Skip to main content
Select Source:

masque

masque (or mask or maske). An aristocratic ceremonial entertainment in the 17th cent., consisting of a combination of poetry, vocal and instr. mus., dancing, acting, costume, pageantry, and scenic decoration, applied to the representation of allegorical and mythological subjects. It was much cultivated in It., from which country Eng. seems to have learnt it, then carrying it to a very high pitch of artistic elaboration. It developed from the intermedii and from mystery plays. In Elizabethan times, among the authors employed was Ben Jonson, a supreme master of the Eng. masque; he sometimes enjoyed the collab. of Inigo Jones as designer of the decorations and machinery. Among composers of masque mus. were Campion, Coprario, Lanier, and the younger Ferrabosco. From a literary point of view the most famous masque is Milton's Comus (1634); for this the mus. was supplied by Henry Lawes, but the finest masques of this period had music by his brother William. Masques continued under the Puritan régime of the Commonwealth and Protectorate, some being arr., by authority, for entertainment of distinguished foreign visitors. After the Restoration, masque episodes were popular in plays, and music for them was composed by John Blow, Pelham Humfrey, Louis Grabu, and Henry Purcell. A late example is Arne's Alfred (1740), written for perf. in the Prince of Wales's garden: from it comes the song Rule, Britannia!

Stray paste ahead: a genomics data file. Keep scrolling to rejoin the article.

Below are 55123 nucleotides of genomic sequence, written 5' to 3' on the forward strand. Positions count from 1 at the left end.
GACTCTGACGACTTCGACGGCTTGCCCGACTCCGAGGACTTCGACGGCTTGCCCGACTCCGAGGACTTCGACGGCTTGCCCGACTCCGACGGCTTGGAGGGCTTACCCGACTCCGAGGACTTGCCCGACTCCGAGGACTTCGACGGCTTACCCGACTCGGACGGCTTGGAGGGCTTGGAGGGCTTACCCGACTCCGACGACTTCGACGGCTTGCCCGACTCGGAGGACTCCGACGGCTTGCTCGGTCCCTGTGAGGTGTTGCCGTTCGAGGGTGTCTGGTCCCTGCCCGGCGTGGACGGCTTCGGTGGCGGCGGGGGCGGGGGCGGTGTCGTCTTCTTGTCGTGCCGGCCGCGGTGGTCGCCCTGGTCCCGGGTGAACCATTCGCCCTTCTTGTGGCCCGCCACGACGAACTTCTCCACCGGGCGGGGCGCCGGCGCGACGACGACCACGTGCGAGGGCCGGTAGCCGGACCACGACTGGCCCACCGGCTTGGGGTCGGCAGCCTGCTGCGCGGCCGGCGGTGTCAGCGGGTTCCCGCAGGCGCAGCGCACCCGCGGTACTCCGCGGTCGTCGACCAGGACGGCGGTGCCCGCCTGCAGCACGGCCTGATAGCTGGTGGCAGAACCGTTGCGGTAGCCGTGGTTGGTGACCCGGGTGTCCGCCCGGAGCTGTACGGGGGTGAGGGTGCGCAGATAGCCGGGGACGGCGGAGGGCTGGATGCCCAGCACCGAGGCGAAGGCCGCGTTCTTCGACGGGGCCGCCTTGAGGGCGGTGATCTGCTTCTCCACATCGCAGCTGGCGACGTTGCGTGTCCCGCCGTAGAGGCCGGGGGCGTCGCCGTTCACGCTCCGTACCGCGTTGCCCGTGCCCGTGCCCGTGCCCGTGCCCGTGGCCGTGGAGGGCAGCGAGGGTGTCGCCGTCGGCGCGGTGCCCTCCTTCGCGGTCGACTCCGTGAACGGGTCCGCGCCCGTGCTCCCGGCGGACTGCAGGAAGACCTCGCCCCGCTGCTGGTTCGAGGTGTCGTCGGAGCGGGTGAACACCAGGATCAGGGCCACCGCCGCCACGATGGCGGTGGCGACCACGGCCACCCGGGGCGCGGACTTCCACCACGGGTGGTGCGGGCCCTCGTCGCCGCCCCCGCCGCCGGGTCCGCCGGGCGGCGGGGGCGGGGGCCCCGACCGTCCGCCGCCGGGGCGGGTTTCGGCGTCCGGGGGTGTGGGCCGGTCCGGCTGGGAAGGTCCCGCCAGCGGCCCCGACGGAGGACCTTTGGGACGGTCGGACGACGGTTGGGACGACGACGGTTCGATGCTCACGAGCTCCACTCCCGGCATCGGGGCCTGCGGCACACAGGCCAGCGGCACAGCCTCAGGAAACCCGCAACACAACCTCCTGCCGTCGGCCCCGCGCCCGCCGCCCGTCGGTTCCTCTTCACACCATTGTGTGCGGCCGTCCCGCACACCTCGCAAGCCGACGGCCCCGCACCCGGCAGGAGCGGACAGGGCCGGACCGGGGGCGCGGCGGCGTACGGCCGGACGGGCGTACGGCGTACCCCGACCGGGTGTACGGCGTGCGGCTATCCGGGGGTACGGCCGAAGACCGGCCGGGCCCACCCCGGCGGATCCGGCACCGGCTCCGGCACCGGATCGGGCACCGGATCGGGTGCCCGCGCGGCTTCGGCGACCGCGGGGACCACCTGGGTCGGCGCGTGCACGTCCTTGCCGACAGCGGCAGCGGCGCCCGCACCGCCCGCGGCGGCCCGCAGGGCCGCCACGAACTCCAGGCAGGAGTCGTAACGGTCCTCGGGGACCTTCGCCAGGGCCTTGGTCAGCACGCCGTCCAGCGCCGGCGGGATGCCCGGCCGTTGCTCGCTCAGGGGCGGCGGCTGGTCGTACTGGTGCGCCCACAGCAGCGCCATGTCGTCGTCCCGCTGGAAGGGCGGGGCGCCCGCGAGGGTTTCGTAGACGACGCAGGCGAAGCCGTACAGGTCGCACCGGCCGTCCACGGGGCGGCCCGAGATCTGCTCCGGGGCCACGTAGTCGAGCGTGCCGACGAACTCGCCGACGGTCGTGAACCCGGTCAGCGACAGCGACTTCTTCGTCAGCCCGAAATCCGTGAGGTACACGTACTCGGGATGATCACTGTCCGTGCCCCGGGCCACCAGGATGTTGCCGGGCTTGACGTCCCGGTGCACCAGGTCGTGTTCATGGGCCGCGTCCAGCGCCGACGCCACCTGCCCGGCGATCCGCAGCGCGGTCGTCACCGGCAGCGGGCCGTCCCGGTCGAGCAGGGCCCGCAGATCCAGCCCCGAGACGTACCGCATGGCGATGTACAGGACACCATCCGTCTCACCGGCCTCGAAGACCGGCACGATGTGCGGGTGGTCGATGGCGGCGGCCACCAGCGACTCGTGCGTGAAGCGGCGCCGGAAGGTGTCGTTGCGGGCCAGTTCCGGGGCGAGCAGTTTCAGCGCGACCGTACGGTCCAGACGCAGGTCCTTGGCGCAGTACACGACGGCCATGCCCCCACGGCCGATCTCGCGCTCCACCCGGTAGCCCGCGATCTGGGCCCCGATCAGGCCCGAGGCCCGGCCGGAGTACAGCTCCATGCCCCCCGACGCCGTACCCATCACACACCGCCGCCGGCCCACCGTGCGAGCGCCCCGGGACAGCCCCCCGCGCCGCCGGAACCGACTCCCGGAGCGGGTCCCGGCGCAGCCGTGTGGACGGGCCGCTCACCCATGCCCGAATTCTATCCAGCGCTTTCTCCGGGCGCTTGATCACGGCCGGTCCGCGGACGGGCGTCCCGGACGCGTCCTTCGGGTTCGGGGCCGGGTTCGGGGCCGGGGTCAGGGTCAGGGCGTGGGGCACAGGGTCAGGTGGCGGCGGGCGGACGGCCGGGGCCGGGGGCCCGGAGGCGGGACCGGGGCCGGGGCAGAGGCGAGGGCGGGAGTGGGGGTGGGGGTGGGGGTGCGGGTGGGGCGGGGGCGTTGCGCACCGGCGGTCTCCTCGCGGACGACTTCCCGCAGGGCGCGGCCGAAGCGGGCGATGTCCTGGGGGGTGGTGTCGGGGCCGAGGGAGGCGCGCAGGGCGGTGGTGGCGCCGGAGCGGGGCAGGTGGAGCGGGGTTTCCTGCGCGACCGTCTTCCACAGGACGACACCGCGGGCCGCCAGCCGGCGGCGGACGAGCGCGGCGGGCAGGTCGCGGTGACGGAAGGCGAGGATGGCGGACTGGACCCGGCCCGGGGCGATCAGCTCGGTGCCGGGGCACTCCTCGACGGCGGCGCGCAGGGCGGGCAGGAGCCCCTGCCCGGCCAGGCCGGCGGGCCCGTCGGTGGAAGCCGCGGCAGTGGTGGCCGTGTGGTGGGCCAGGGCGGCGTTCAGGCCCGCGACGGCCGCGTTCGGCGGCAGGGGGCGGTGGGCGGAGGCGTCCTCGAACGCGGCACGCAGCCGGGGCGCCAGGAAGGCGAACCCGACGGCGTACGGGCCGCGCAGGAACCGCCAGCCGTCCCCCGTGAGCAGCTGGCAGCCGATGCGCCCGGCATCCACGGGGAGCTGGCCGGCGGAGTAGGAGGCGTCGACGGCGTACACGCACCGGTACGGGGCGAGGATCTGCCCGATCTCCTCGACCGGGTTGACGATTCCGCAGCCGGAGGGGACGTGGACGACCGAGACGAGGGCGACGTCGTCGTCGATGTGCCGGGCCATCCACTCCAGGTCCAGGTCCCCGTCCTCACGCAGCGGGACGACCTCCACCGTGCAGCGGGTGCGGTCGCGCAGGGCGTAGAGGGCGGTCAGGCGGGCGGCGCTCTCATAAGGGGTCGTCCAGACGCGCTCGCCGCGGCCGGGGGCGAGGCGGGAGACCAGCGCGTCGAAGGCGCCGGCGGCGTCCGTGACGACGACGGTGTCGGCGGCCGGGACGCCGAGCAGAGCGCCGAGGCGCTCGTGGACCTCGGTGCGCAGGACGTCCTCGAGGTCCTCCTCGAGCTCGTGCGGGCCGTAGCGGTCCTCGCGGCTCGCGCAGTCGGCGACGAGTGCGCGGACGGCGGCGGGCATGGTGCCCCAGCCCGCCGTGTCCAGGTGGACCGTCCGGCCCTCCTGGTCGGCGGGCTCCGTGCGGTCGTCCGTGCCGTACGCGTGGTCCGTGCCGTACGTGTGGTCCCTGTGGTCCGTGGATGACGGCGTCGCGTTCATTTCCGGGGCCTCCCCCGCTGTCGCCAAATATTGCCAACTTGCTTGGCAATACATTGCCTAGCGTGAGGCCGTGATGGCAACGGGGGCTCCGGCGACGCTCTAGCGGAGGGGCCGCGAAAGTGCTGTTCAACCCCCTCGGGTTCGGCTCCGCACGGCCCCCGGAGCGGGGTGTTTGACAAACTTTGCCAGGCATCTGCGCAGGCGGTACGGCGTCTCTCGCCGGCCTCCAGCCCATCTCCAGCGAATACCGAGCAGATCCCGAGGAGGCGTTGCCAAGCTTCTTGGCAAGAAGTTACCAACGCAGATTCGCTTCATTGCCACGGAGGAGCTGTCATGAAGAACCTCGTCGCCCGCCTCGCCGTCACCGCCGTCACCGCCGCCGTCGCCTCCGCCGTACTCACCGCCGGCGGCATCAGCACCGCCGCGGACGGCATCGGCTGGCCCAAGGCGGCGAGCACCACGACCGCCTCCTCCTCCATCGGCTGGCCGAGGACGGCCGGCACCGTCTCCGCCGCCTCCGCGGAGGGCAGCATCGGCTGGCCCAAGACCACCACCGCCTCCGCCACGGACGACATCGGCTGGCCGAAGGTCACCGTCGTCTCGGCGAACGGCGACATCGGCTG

In the 20th cent. Vaughan Williams described his ballet Job as a ‘masque for dancing’, to indicate that 19th-cent. type of choreog. would not be appropriate. Lambert's Summer's Last Will and Testament is described as a masque.

Cite this article
Pick a style below, and copy the text for your bibliography.

  • MLA
  • Chicago
  • APA

"masque." The Concise Oxford Dictionary of Music. . Encyclopedia.com. 20 Aug. 2017 <http://www.encyclopedia.com>.

"masque." The Concise Oxford Dictionary of Music. . Encyclopedia.com. (August 20, 2017). http://www.encyclopedia.com/arts/dictionaries-thesauruses-pictures-and-press-releases/masque

"masque." The Concise Oxford Dictionary of Music. . Retrieved August 20, 2017 from Encyclopedia.com: http://www.encyclopedia.com/arts/dictionaries-thesauruses-pictures-and-press-releases/masque

masque

masque, courtly form of dramatic spectacle, popular in England in the first half of the 17th cent. The masque developed from the early 16th-century disguising, or mummery, in which disguised guests bearing presents would break into a festival and then join with their hosts in a ceremonial dance. As the form evolved, the important elements retained were the use of the mask and the mingling of actors and spectators. Reaching its height in the early 17th cent., the masque became a magnificent and colorful spectacle, presented in public theaters and, with more splendor, in the royal courts. The actors personified pastoral and mythological figures, with great emphasis placed on music and dance. The foremost writer of the masque was Ben Jonson. However, it was his collaborator Inigo Jones, the theatrical architect, famous for his elaborate costume designs, settings, and scenic effects, who gave the masque its greatest popularity. Some of their more successful masques include The Masque of Blackness (1605) and Pleasure Reconciled to Virtue (1618).